JNi.Media

Are Commodities Really Hot Stuff?

Monday, May 13th, 2013

In the first half of this week’s podcast, Doug meets Jim Rogers, the author of Street Smarts – Adventures on the Road and in the Markets. Jim is also an author, investment expert, and financial commentator who has appeared in various publications, including Time, The Washington Post, The New York Times, Forbes, Fortune, and more. Jim tells Doug about investing in commodities and why it is advantageous to invest in what you know. Find out more by listening to this interesting podcast.

Doug Goldstein, CFP®

Stop Losing Money as an Emotional Investor

Thursday, May 2nd, 2013

One of the reasons why many investors fail in their investments is because they are driven by their emotions. This problem is studied by academics who specialize in an area known as behavioral finance.

People make decisions for all sorts of reasons, but when you make an investment decision based on emotion, not fact, you stand to lose your head, heart, and pocketbook.

For example, sometimes investors hear some positive news about a certain stock and they rush to buy it simply because they feel good about it. They haven’t necessarily researched its individual merits, or checked it against their financial plan to see if it fits with their overall investment goals. They just make a sudden investment decision.

Have you ever done that?

Many investors are driven by fear or excitement, and in both cases their surging adrenaline may help them in a “fight or flight” situation, but not with their investment portfolio.

If an investor is too fearful, he could end up either selling a stock needlessly or not developing his investment potential enough. But sometimes investors don’t have enough fear and they become the victims of Ponzi schemes and other scams.

I recently spoke with Professor Meir Statman, author of What Investors Really Want, on the Goldstein on Gelt show, and I asked him why he thought people let their emotions get the better of them. He replied, “People follow their intuition, and their intuition says that they can tell the difference between honest people and dishonest ones. Dishonest people take advantage of precisely that.” (Click here to hear more of what Professor Statman has to say.)

In the ideal world, investors have the time and resources to take a step back from their emotions and properly research financial moves. But in the real world, who has the time, financial background, or desire to educate themselves properly before making rational investment decisions?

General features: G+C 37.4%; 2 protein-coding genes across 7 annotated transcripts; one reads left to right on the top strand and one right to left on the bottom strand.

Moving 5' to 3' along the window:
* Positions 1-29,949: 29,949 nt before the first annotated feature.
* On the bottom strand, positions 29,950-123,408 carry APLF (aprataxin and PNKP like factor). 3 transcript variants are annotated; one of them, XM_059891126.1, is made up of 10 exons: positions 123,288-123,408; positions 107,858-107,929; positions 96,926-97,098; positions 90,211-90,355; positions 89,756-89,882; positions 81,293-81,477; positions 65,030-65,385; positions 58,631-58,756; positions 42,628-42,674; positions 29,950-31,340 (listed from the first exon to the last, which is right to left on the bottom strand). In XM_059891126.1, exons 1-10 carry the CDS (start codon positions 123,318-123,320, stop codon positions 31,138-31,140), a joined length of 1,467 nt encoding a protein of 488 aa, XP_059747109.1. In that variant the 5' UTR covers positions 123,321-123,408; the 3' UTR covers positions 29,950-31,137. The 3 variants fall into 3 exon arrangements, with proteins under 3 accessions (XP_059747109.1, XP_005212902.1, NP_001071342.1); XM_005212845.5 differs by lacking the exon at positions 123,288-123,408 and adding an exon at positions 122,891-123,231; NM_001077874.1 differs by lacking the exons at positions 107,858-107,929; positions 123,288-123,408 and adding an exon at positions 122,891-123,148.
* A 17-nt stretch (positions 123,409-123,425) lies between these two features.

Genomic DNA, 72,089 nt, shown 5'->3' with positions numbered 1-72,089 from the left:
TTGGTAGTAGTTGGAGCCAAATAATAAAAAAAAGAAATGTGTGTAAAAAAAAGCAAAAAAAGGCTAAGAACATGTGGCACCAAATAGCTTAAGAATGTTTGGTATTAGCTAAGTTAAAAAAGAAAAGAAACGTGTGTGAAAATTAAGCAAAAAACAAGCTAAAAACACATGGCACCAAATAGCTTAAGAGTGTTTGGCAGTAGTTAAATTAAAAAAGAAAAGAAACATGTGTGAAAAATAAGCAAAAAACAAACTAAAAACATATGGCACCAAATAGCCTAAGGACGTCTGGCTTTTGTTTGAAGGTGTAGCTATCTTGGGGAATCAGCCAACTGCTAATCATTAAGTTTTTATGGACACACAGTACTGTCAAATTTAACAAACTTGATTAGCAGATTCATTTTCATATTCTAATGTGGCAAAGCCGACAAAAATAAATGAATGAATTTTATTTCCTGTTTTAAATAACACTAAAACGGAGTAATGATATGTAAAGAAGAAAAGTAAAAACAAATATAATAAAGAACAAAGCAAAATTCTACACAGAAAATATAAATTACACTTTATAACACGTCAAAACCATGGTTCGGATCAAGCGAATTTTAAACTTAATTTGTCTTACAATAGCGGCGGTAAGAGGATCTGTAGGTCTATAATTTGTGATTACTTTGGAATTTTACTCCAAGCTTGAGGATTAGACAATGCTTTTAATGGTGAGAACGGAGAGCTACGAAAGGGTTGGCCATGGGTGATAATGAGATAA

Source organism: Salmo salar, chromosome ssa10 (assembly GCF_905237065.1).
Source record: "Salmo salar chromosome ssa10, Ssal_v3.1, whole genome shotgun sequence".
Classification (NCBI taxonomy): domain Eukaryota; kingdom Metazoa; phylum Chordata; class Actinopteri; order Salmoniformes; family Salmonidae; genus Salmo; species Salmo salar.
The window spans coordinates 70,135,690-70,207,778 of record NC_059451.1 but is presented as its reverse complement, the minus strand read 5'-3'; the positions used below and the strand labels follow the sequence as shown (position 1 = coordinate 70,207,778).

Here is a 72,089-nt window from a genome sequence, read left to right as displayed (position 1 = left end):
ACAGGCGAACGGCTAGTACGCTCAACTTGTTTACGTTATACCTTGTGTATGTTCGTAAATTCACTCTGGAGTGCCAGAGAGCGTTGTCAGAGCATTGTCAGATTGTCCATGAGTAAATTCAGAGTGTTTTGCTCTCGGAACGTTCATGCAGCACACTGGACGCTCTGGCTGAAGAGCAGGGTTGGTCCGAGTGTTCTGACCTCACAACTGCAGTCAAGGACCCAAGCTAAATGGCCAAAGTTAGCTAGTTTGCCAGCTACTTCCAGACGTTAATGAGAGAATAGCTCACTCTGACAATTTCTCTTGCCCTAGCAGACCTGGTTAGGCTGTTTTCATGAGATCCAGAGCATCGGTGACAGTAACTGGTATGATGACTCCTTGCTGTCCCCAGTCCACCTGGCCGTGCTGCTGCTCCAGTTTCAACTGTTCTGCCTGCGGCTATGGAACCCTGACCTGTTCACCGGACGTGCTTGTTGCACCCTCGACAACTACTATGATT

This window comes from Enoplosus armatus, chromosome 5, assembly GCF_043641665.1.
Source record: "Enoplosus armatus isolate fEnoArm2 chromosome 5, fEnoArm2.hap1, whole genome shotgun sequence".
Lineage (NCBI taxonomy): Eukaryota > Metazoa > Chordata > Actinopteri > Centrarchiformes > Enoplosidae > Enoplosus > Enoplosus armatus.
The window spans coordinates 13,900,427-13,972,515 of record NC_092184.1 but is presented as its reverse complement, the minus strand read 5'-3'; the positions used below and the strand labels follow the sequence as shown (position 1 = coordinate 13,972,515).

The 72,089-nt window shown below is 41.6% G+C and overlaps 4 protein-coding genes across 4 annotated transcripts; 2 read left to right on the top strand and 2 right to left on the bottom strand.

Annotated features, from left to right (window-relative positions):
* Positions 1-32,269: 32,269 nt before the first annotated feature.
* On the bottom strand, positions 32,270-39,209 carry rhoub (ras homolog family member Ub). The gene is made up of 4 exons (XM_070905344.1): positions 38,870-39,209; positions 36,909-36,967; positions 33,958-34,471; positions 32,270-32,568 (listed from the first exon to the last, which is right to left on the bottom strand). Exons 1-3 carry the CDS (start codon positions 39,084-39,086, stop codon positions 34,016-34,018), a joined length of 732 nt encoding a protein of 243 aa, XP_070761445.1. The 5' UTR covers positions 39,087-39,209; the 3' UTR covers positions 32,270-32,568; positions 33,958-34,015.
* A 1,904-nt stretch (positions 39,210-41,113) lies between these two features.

What’s the solution for avoiding the pitfalls of emotional investing?

Find an effective and reliable financial planner. A financial planner has the knowledge and background necessary for researching and assessing various investments and finding out which ones are the most appropriate for you and your financial goals. For this reason, it’s worthwhile taking the time and calling your financial planner today.

Having an objective certified professional oversee your investments is the best way to prevent yourself from falling into the trap of emotional investing.

Doug Goldstein, CFP®

Data Mining, Predictive Analysis, the Future and You

Monday, April 15th, 2013

On the first part of this week’s Goldstein on Gelt show, meet Eric Siegel, author of Predictive Analytics: The Power to Predict Who Will Click, Buy, Lie, or Die. Eric tells Doug about data mining and predictive analysis. What do these terms mean, and how accurate are they in determining people’s behavior? Find out how data mining affects marketing and customer profiling, as well as daily life, by listening to this week’s show.

Doug Goldstein, CFP®

The Future of the World Economy (Podcast)

Monday, March 11th, 2013

What will the world’s economy be like in 10 years’ time? On this week’s Goldstein on Gelt podcast, Doug interviews Nobel Prize winner Professor Christopher A. Sims. Professor Sims explains his award-winning theories, for which he received the Nobel Prize for economics in 2011 with Thomas Sargent, and shares his predictions for the world’s economic future. Find out more about Professor Sims’ fascinating economic theories by listening to his interview in Part 1 of the Goldstein on Geltshow.

Doug Goldstein, CFP®

The Economist Who Helped Warren Buffet Get Rich

Monday, February 18th, 2013

Meet Joe Carlen, who has written an intriguing biography of Benjamin Graham, the economist who influenced Warren Buffet, Irving Kahn, and other famous financial figures. Carlen, author of The Einstein of Money, and a business consultant himself, speaks to Doug on this week’s episode of the Goldstein on Geltshow about Benjamin Graham and his philosophy. How do Graham’’s theories affect investors and the financial world today? Find out by listening to this fascinating interview.

Doug Goldstein, CFP®

Printed from: http://www.jewishpress.com/blogs/goldstein-on-gelt/the-economist-who-helped-warren-buffet-get-rich/2013/02/18/